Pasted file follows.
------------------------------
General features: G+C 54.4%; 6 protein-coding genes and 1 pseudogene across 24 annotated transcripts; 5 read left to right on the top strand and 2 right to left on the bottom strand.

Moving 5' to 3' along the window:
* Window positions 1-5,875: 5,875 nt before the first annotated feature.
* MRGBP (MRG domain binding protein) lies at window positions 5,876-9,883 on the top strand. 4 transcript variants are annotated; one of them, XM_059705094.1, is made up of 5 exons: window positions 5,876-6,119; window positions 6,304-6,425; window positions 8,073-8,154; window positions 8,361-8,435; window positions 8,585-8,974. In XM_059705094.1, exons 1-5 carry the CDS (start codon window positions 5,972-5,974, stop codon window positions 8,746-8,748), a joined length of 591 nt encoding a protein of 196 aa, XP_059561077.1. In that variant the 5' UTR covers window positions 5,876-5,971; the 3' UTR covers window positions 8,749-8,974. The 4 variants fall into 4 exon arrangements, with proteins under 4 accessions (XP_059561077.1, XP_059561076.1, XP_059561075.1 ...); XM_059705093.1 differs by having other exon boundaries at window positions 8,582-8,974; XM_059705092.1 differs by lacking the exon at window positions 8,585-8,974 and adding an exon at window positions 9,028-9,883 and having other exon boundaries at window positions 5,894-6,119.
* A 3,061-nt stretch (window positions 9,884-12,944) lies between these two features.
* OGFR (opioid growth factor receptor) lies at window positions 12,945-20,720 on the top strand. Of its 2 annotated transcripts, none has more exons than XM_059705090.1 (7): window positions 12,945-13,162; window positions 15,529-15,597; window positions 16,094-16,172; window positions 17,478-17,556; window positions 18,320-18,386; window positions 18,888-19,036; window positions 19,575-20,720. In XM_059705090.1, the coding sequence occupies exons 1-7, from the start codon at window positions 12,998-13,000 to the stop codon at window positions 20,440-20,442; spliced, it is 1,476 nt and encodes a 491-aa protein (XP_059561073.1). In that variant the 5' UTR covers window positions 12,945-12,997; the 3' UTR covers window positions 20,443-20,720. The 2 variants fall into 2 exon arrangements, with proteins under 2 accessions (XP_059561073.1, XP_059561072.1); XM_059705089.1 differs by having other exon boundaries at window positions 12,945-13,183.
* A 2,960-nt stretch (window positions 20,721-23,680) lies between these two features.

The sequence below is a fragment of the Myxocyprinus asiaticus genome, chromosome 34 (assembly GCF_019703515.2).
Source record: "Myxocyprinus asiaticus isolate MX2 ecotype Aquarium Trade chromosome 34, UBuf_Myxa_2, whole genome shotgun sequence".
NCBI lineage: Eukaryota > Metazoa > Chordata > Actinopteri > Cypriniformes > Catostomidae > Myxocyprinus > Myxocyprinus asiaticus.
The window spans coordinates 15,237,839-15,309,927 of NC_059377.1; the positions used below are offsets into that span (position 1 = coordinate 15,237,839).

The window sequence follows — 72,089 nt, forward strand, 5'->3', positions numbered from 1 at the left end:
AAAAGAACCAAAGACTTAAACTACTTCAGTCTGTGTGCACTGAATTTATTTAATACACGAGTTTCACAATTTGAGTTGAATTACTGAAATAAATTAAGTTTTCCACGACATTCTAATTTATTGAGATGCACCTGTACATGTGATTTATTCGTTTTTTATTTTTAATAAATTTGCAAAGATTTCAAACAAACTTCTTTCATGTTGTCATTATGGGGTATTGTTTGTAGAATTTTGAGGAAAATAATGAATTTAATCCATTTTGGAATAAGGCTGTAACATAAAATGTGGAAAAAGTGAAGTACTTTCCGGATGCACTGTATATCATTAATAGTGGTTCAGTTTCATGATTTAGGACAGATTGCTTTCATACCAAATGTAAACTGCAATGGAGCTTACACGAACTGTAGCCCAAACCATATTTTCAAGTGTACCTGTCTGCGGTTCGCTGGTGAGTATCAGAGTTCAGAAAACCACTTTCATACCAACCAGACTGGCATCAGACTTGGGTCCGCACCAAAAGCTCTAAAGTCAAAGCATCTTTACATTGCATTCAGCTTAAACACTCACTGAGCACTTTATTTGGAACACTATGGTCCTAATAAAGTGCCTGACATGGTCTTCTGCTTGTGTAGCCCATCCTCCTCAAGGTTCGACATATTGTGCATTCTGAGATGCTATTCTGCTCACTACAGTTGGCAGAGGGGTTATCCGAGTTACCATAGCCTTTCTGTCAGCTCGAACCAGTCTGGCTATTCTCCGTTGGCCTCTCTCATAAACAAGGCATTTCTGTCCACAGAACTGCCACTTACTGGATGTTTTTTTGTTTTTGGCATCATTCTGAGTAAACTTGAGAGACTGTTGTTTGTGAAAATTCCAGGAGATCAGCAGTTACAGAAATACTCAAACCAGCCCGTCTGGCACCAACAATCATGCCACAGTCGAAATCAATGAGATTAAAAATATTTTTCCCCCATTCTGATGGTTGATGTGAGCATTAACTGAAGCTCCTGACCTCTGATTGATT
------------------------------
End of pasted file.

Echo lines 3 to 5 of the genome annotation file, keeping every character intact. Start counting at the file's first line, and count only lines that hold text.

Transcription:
* Window positions 1-5,875: 5,875 nt before the first annotated feature.
* MRGBP (MRG domain binding protein) lies at window positions 5,876-9,883 on the top strand. 4 transcript variants are annotated; one of them, XM_059705094.1, is made up of 5 exons: window positions 5,876-6,119; window positions 6,304-6,425; window positions 8,073-8,154; window positions 8,361-8,435; window positions 8,585-8,974. In XM_059705094.1, exons 1-5 carry the CDS (start codon window positions 5,972-5,974, stop codon window positions 8,746-8,748), a joined length of 591 nt encoding a protein of 196 aa, XP_059561077.1. In that variant the 5' UTR covers window positions 5,876-5,971; the 3' UTR covers window positions 8,749-8,974. The 4 variants fall into 4 exon arrangements, with proteins under 4 accessions (XP_059561077.1, XP_059561076.1, XP_059561075.1 ...); XM_059705093.1 differs by having other exon boundaries at window positions 8,582-8,974; XM_059705092.1 differs by lacking the exon at window positions 8,585-8,974 and adding an exon at window positions 9,028-9,883 and having other exon boundaries at window positions 5,894-6,119.
* A 3,061-nt stretch (window positions 9,884-12,944) lies between these two features.